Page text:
The saying "now we're cooking with gas" just doesn't have enough firepower for cookbook author Paula Marcoux. Her new book "Cooking With Fire" describes how to do just that. In it, she has recipes and techniques from spaghetti carbonara to new potatoes to a whole leg of lamb.
Click the audio player above to hear her conversation with MPR News' All Things Considered, and scroll down to find a few recipes from her book.
Recipe: Salt-roasted new potatoes
Although these potatoes are a great first project for your infiernillo, we love them for themselves and do not think of them as a mere training exercise. They are the apotheosis of potatoes, as more than one true spud-lover has told me. Once you have mastered this technique on tubers, though, apply the same principles to cook other foods that you might otherwise roast or bake with medium-high heat, like a chicken, a whole fish, or a tender joint of meat or small whole animal. (Conversely, you may also, if you like, make salt-roast potatoes in a wood-fired oven).
Incidentally, the first few times we made this we included thyme sprigs and garlic, thinking that the potatoes would be perfumed by them. Nope; the garlic was good (if surprising) to eat, but, perhaps because of the desiccating effect of the salt, neither it nor the thyme imparted anything discernible to the potatoes.
• 10 pounds new potatoes, scrubbed
• 1 bag solar salt
• 2 boxes kosher salt
1. Use your largest mixing bowl or other clean vat for making the salt mortar. Dump about 10 or 15 pounds of the solar salt (depending on the size of your mixing vessel) and half a box of the kosher salt in the bowl. Add a couple cups of water and work together with your hands. The kosher salt will begin to melt and surround the larger crystals. Add more water as needed until the mixture feels damp throughout. If you begin to have a deep puddle on the bottom, dump in more kosher salt and continue mixing.
2. Transfer the salt mortar to a half-sheet pan with your hands and press into an inch-deep layer with no gaps. Dump on the potatoes, and pile them into a compact form (making sure that the height will be accommodated by your infiernillo). Leave a border of a bit more than an inch potato-free.
3. Cover with more damp salt to a thickness of about an inch (I usually have to mix another batch at this point). Pat the whole monolith into stability, closing gaps. If you are nervous about any particular place, mix up some straight kosher salt with a dash of water to fill in.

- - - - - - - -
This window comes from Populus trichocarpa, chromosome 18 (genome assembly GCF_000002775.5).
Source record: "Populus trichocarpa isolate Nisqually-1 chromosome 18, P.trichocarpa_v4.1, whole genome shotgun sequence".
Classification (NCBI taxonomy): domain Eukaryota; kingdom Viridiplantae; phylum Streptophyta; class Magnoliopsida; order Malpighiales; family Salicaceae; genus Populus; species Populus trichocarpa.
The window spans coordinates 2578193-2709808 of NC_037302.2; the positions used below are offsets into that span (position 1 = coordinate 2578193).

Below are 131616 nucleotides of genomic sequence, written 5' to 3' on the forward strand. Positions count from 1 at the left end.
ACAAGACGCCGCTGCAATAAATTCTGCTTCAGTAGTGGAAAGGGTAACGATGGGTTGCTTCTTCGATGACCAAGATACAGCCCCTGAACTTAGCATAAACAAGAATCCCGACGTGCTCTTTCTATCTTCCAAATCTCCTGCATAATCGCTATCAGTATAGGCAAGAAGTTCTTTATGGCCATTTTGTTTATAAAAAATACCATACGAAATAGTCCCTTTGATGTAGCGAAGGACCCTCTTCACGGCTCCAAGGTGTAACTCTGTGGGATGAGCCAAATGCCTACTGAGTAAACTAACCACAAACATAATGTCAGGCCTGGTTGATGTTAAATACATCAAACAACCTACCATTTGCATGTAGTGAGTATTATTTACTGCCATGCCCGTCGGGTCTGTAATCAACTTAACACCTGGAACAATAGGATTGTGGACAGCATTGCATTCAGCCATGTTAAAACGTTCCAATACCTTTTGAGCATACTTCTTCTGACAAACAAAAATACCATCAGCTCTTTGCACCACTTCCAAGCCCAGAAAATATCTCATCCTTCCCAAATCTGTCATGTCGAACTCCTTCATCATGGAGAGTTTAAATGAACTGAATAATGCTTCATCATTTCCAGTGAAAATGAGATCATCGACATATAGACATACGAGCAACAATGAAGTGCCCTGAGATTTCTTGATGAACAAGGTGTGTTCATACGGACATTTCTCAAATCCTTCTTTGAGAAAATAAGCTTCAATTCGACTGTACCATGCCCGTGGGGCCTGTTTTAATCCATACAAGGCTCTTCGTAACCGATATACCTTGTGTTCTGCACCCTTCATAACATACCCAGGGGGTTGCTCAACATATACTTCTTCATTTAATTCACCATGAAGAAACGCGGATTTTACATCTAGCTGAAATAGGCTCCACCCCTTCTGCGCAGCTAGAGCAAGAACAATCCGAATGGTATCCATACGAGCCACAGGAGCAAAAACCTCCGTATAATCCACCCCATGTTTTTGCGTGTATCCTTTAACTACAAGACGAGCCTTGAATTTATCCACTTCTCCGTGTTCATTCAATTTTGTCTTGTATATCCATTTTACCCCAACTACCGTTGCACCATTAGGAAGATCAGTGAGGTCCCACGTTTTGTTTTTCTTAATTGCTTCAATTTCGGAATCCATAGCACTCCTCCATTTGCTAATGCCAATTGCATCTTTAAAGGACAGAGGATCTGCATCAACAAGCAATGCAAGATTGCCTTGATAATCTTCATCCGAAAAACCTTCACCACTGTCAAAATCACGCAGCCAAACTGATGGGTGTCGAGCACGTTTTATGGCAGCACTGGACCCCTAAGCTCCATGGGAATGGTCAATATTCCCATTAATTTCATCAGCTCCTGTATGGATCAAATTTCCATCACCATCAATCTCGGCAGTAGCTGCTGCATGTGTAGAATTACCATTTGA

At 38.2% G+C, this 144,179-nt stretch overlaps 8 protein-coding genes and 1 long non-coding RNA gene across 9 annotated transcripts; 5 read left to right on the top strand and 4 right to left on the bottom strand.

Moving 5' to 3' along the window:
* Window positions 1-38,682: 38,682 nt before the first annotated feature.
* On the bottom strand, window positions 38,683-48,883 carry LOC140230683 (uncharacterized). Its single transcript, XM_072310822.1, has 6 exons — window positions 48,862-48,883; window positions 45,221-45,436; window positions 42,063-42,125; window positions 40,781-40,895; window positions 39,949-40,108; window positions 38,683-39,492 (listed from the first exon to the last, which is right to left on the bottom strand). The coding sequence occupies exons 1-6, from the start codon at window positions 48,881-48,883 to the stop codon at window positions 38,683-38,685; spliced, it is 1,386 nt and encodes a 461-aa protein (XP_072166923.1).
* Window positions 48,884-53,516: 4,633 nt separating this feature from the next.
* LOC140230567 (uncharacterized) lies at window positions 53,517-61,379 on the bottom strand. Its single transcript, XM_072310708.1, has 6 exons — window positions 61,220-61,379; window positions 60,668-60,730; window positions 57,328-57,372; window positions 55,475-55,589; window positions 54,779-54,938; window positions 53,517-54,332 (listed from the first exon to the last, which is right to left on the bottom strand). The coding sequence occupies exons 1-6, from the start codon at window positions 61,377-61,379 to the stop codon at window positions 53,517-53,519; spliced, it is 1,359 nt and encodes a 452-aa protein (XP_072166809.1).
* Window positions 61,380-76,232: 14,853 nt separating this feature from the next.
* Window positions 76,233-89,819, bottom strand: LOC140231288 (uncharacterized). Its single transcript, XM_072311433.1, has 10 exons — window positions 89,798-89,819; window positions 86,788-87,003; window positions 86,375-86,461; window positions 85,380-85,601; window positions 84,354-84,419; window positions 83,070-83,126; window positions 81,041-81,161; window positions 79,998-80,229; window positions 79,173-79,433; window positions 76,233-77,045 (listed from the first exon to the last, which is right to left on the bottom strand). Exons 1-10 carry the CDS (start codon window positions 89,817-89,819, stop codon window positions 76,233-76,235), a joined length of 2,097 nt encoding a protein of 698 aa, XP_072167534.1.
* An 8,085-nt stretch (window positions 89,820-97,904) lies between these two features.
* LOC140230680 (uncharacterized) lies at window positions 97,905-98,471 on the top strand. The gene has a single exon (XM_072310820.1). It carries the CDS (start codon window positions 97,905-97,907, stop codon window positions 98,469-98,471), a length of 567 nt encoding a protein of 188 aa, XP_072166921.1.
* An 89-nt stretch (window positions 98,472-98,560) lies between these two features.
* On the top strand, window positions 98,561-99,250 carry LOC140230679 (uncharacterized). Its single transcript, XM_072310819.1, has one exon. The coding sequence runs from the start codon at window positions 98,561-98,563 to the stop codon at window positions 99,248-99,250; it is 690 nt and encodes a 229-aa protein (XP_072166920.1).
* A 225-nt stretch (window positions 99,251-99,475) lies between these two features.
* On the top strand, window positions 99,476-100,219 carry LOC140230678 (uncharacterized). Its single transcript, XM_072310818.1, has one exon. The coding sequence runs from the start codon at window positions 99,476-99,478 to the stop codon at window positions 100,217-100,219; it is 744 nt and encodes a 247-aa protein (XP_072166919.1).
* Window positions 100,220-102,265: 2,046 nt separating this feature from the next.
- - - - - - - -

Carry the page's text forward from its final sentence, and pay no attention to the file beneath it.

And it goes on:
4. Slide the pan with its salt dome into the hot infiernillo and keep everything moderately stoked for about an hour or so. We like to slide the potato dome out and let it rest for 10-15 minutes; you can also let them stand longer if you have other unfinished cooking going on, as they stay hot a long time. If you want to be sure about doneness, whack one edge of the dome with a heavy sturdy object, and poke a potato with a fork. When it comes to serving time, let your guests do their own excavating.
5. We usually serve these unaccompanied, but you can set out whatever you like, if you want to make it seem more like you're working to entertain your guests. Let your conscience be your guide.
Serves 12 to 15
Recipe: Pine-needle mussels
In October, the pitch pines and white pines around our house drop a beautiful puffy mat of russet needles. It takes but a few minutes to gather up the pile needed to have this kind of fun. This is an irresistible introduction for newbies of any age to both cooking with fire and eating shellfish.
• About 4 or 5 pounds of fresh mussels in the shell
• 1/2 to 1 bushel nice dry pine needles
1. We like to set this up directly on an outdoor wooden table, but you can use a large board (say 3 by 3 feet) or a very flat large stone. Be aware that you will leave a pretty good scorching on whatever surface you select. Also look around before you start to make sure that you will not inadvertently set something else on fire; have a bucket of water handy just in case.
2. Place something small and stable in the middle of the board; a quarter of a brick, a small oblong stone, a half of a potato, cut side down, a small cube of stale bread . . . Arrange the mussels around it, leaning against the supporting object, with their pointy ends sticking upward. Continue arranging all the mussels in a concentric manner. Many hands make quick work and add to the fun.
3. Now let everyone scatter the pine needles evenly, and as deeply as possible, over the top of the mussels. Give a brief safety lecture, then take a single coal from whatever fire you have burning nearby and deposit it deep in the mountain of pine needles, directly on top of the little support in the middle. (If for some reason you don't have a fire already burning somewhere, just use a match.) Stand back; these babies really go up.